Many people – this critic included – would like to see the Academy become more inclusive of all genres on a more even playing field. Not since The Lord of the Rings: The Return of the King went 11-for-11 on Oscar night in 2005 has such a blockbuster and crowd pleaser also had the honor of taking home the coveted Best Picture honor, although many a film have certainly been deserving. It’s become somewhat frustrating for many people.

That being said, Angelina Jolie’s second directorial effort – stronger than her first on all counts, and then some – fits all the traits necessary for being in the running for Best Picture. It’s historical. It’s a period piece. It endures hopelessness which leads to triumph. And bonus points – it’s a true story.

What sets Unbroken apart from other clichéd films of its genre is that its story is so well crafted and told that it would be deserving of being named the best film of 2014.

Unbroken tells the story of Louis Zamperini, a U.S. Olympic runner who is sent to war against Japan, and eventually is a prisoner of the enemy. He endures a tormenting amount of abuse at the hands of his captors – one nemesis, to be specific – as he and his comrades do their absolute best to exact revenge – by living to see another day.

Unbroken is as visually gripping as it is emotionally arresting.

Unbroken is as visually gripping as it is emotionally arresting.

Unbroken is tense from the opening sequence and that mood lingers throughout, our only solace being flashbacks to Louis’ life before the war, when he represented his country in a different way. Jolie strives for two hours to make Louis’ ordeal just as painful for us as it is for him, and she succeeds on all fronts. It isn’t easy to sit through some of Unbroken’s more unforgiving scenes, and damn near impossible to not sympathize with what the POWs are going through.

Although the way we get there is by no means comfortable – a credit to Jolie’s direction – by the time the credits roll it becomes clear that she has created an endearing tribute to the power of the human spirit. Unbroken is as hopeless as it is uplifting, as powerful as it is straightforward, and as honest as Louis himself.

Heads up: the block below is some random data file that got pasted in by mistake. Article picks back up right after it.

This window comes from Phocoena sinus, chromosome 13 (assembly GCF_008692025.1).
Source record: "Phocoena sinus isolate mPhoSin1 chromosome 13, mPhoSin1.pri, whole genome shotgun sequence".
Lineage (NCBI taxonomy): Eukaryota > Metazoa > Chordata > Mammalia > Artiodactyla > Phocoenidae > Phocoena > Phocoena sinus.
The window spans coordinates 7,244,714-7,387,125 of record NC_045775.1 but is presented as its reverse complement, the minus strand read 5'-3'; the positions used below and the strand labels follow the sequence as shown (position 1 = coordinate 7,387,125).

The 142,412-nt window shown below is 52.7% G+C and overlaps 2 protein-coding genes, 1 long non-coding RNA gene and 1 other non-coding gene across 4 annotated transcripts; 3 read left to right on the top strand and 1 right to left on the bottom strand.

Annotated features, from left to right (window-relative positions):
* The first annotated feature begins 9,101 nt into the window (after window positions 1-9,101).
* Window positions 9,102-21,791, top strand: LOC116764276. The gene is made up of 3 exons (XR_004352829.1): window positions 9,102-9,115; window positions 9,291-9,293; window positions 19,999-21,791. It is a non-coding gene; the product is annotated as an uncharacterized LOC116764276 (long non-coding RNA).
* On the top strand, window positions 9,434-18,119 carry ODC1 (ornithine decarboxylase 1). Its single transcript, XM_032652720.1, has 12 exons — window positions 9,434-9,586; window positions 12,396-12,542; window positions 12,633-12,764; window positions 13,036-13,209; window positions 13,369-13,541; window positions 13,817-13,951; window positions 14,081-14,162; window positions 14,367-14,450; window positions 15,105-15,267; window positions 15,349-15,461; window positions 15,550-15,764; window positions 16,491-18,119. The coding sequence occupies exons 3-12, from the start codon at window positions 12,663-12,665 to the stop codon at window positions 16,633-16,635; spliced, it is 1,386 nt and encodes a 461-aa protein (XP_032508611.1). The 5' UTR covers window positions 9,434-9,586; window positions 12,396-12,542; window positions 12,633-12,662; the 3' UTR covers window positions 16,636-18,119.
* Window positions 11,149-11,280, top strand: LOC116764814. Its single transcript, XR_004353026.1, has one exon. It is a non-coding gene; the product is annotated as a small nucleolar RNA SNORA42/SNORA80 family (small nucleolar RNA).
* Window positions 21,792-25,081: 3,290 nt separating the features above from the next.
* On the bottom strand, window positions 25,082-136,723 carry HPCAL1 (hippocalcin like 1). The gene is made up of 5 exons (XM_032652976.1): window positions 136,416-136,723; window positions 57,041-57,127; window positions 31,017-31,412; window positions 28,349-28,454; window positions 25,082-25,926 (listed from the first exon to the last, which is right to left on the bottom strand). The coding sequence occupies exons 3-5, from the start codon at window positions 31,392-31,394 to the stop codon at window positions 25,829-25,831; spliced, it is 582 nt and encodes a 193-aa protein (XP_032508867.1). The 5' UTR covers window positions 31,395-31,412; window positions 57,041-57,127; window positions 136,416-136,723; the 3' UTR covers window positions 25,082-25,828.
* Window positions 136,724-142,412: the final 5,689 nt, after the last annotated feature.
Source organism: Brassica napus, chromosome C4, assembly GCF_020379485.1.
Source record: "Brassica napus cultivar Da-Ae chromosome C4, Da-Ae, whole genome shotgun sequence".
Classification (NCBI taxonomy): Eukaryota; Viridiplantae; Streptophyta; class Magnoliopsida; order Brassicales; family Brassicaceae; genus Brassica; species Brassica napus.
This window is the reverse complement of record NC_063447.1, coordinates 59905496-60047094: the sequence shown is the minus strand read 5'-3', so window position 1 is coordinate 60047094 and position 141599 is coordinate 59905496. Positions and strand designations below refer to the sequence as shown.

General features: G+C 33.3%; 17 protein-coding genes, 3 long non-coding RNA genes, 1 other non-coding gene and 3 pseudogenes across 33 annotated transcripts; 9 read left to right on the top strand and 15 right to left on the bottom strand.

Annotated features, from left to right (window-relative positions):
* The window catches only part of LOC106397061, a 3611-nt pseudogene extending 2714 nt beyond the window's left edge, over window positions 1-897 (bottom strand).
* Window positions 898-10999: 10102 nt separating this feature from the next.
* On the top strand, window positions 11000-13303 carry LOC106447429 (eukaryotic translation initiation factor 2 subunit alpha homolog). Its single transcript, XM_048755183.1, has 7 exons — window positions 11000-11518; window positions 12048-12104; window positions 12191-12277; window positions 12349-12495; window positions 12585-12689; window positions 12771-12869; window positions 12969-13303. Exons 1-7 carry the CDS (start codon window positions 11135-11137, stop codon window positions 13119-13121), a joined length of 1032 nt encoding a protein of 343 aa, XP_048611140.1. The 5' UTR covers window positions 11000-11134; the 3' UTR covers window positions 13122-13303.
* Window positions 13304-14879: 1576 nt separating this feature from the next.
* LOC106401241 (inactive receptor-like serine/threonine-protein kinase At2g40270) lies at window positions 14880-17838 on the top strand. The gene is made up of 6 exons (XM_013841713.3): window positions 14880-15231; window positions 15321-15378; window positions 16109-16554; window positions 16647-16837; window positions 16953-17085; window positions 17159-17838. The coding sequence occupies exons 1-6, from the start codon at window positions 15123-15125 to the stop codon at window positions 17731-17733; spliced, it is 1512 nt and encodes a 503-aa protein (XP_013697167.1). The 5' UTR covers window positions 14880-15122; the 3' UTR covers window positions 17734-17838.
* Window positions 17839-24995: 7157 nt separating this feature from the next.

The strength of the film’s early half is how it manages to make coherence out of the flashbacks to Louis growing up as a person and as an athlete, in what may seem as a whole other movie entirely due to his situation. While some directors may have been satisfied as simply going through the motions and showing what Louis did before the war, Jolie shows with flawless storytelling how Louis the soldier came to be. His life was never short of overcoming obstacles, as the flashbacks show.

The film is at times unapologetically bleak and daunting, each scene and method of torture to Louis raising the emotional stakes further and further, but make no mistake that it pays off in the end. When Louis finally proves himself to be stronger than his captors, it’s hard not to stand and applaud. That’s a credit to Jolie’s direction and accomplished vision as much as it is to Joel and Ethan Coen, who have strayed from their usual style of cinema to deliver their most epic screenplay yet.

Jolie makes sure to give intimacy to every character, but the humanity she gives Louis is on a whole other level. You become fully invested in him from the start, and remain that way through his trials, which at one point shows him literally taking up his cross. Through it all he is undoubtedly one of the most satisfying characters to come out of 2014.

O'Connell will make you feel every bit of pain that Louis is forced to endure.

O’Connell will make you feel every bit of pain that Louis is forced to endure.

Although the film’s bookend acts are dutiful in keeping the audience’s attention, the middle act begins to lag a bit as some of the film’s more grisly details mount up and the plot becomes impatient with itself, and us along with it. The pace slows down a bit too much for a short stretch as Jolie attempts to build a meaningful relationship between Louie and his primary tormenter, in a way that doesn’t truly become so until the very end. Thankfully, once we get a change in scenery things start to pick up again.

Louis is played impeccably by Jack O’Connell (300: Rise of an Empire, Starred Up) in a role more physical than many we’ll see this year. He effortlessly translates his pain into a sense the audience also experiences, and he is written in such a way that O’Connell is able to become the type of person that we can easily root for.

In the end, Unbroken is a story that starts and ends with Louis, and that becomes apparent with how the film prioritizes different triumphs in the film’s third act. It is a biopic beyond anything else, one which inspires as much as it horrifies and teaches us as much about the darkness as it does the light that we sometimes take for granted.


In a Nutshell

Well-written, well-acted, and excellently directed by one of Hollywood’s leading ladies, Unbroken sets forth the daunting task of enduring the torments that Louis is forced to go through, and it pays off in a profound and moving way.


8.5 / 10




Unbroken is rated PG-13 for war violence including intense sequences of brutality, and for brief language

Starring: Jack O’Connell, Takamasa Ishihira, Domhnall Gleeson, Finn Wittrock

Directed by Angelina Jolie



Oscar Watch

Best Picture

Best Directing – Angelina Jolie

Best Writing (Adapted Screenplay)

Best Sound Editing

Best Sound Mixing